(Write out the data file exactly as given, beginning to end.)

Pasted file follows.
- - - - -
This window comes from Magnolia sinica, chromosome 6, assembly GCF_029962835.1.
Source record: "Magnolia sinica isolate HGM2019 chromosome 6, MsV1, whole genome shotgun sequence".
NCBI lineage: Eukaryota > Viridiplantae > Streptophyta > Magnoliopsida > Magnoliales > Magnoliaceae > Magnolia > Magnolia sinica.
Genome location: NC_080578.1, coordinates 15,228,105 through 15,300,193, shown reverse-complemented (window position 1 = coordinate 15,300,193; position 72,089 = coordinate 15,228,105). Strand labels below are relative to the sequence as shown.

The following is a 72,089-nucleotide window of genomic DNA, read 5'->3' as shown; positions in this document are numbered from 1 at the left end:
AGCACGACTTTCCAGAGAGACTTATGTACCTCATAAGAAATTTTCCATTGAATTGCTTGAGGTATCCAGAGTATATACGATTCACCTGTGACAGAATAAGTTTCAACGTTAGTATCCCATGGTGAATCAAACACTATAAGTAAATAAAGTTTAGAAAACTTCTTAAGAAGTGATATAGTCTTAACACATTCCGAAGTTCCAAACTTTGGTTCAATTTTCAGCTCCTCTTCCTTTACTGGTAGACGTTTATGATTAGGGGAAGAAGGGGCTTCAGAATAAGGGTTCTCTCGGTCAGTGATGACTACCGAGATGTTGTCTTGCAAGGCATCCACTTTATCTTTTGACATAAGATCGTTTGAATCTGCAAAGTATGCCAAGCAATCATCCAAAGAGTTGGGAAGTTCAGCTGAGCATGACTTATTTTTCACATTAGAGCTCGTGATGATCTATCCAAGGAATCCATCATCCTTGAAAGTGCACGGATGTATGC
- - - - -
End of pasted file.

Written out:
This window comes from Magnolia sinica, chromosome 6, assembly GCF_029962835.1.
Source record: "Magnolia sinica isolate HGM2019 chromosome 6, MsV1, whole genome shotgun sequence".
NCBI lineage: Eukaryota > Viridiplantae > Streptophyta > Magnoliopsida > Magnoliales > Magnoliaceae > Magnolia > Magnolia sinica.
Genome location: NC_080578.1, coordinates 15,228,105 through 15,300,193, shown reverse-complemented (window position 1 = coordinate 15,300,193; position 72,089 = coordinate 15,228,105). Strand labels below are relative to the sequence as shown.

The following is a 72,089-nucleotide window of genomic DNA, read 5'->3' as shown; positions in this document are numbered from 1 at the left end:
AGCACGACTTTCCAGAGAGACTTATGTACCTCATAAGAAATTTTCCATTGAATTGCTTGAGGTATCCAGAGTATATACGATTCACCTGTGACAGAATAAGTTTCAACGTTAGTATCCCATGGTGAATCAAACACTATAAGTAAATAAAGTTTAGAAAACTTCTTAAGAAGTGATATAGTCTTAACACATTCCGAAGTTCCAAACTTTGGTTCAATTTTCAGCTCCTCTTCCTTTACTGGTAGACGTTTATGATTAGGGGAAGAAGGGGCTTCAGAATAAGGGTTCTCTCGGTCAGTGATGACTACCGAGATGTTGTCTTGCAAGGCATCCACTTTATCTTTTGACATAAGATCGTTTGAATCTGCAAAGTATGCCAAGCAATCATCCAAAGAGTTGGGAAGTTCAGCTGAGCATGACTTATTTTTCACATTAGAGCTCGTGATGATCTATCCAAGGAATCCATCATCCTTGAAAGTGCACGGATGTATGC